Course management has many different facets that will improve your golf score. Picking a line that improves roll is one area that is often overlooked. Generally, it adds more risk to the shot and most players avoid this golf strategy. Personally, I like the extra roll approach if I am hitting the ball well because I have confidence that I can lower the risk by hitting the ball straight. Course management is a flexible thing and I will leave my approach to game time decisions.
I am a grateful golfer! See you on the links!
6 thoughts on “Course Management: Picking The Proper Aim Line”
My approach rarely has me choosing an aggressive line as it has generally not worked well. I play a lot of rounds on courses with difficult green complexes. The pin placement dictates which side of the fairway to approach from and is more important than getting closer.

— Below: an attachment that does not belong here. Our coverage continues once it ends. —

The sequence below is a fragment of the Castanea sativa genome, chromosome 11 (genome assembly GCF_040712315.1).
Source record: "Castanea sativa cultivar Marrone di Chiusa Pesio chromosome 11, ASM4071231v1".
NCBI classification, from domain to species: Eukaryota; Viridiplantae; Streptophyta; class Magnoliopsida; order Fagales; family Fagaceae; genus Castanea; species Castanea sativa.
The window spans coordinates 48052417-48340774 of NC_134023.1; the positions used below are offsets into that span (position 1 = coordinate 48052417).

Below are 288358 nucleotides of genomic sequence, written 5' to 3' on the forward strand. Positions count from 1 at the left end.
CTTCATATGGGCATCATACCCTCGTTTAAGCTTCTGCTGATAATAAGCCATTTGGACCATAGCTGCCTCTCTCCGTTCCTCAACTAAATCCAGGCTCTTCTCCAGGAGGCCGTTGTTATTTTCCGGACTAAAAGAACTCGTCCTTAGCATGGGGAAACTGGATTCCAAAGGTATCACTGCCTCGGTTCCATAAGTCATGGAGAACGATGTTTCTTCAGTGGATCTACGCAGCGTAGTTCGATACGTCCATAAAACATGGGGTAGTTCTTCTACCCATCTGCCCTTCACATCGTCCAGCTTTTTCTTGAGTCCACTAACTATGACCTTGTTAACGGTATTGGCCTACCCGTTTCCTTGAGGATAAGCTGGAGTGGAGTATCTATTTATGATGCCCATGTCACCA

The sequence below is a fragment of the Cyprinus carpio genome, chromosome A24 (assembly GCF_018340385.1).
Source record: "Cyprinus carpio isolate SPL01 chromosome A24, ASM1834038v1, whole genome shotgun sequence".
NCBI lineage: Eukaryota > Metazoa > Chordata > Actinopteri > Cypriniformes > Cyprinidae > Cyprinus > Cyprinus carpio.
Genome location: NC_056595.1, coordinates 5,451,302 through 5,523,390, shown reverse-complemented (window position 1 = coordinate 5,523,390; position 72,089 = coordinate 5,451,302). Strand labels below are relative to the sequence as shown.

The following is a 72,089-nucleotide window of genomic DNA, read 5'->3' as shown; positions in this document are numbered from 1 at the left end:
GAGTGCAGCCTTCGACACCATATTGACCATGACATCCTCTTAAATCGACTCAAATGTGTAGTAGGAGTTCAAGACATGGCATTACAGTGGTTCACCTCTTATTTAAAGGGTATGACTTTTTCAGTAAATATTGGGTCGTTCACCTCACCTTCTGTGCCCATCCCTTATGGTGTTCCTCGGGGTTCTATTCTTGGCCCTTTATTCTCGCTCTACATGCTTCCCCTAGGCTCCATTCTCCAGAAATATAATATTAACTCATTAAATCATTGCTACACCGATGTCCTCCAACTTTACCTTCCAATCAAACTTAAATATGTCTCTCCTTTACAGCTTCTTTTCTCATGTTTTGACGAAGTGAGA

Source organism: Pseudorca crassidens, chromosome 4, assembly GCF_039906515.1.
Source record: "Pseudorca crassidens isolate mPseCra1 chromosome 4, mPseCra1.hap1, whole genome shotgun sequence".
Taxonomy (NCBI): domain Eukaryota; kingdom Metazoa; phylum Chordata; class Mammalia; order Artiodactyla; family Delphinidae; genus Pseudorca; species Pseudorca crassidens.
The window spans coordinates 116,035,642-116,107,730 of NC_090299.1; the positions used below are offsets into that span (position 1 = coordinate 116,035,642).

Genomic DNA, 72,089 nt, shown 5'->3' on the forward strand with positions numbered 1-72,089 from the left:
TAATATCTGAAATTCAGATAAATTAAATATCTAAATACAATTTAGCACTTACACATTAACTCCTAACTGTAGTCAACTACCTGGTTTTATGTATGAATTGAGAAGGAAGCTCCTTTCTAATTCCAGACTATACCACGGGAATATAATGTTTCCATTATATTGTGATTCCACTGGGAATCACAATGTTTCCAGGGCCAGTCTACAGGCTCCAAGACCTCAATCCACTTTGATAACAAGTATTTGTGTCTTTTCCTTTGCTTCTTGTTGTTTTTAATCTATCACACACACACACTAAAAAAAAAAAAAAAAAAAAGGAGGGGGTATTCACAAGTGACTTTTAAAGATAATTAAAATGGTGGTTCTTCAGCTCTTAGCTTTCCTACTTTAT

I also play most of my rounds with vintage clubs with less aggressive grooves which makes the approach angle even more critical. Playing within myself works best for this old geezer.
A case in point occurred today on our eighth hole. It is a relatively short par five with a huge, undulating green with a trap on the front left. It also has potential tree trouble on both the left and right. The pin was right behind the trap, a very difficult spot favouring an approach shot from the right side of the fairway if you want to keep it on the green. Our two long ball hitters (both single digit handicappers) chose to be aggressive. One drove his ball into a grove of trees on the right, requiring a chip out to the fairway leaving a difficult 170 yard shot from the left side of the fairway. He was lucky to one putt from 12 feet for bogey. The other long baller with a 2 handicap ended up with a 190 yard second shot out of some juicy rough. His ball ended up in the rough behind the green with a thirty yard pitch with a huge left to right break. His pitch went by the hole leaving a delicate 6-7 foot downhill putt with close to 2 feet of break. He three putted.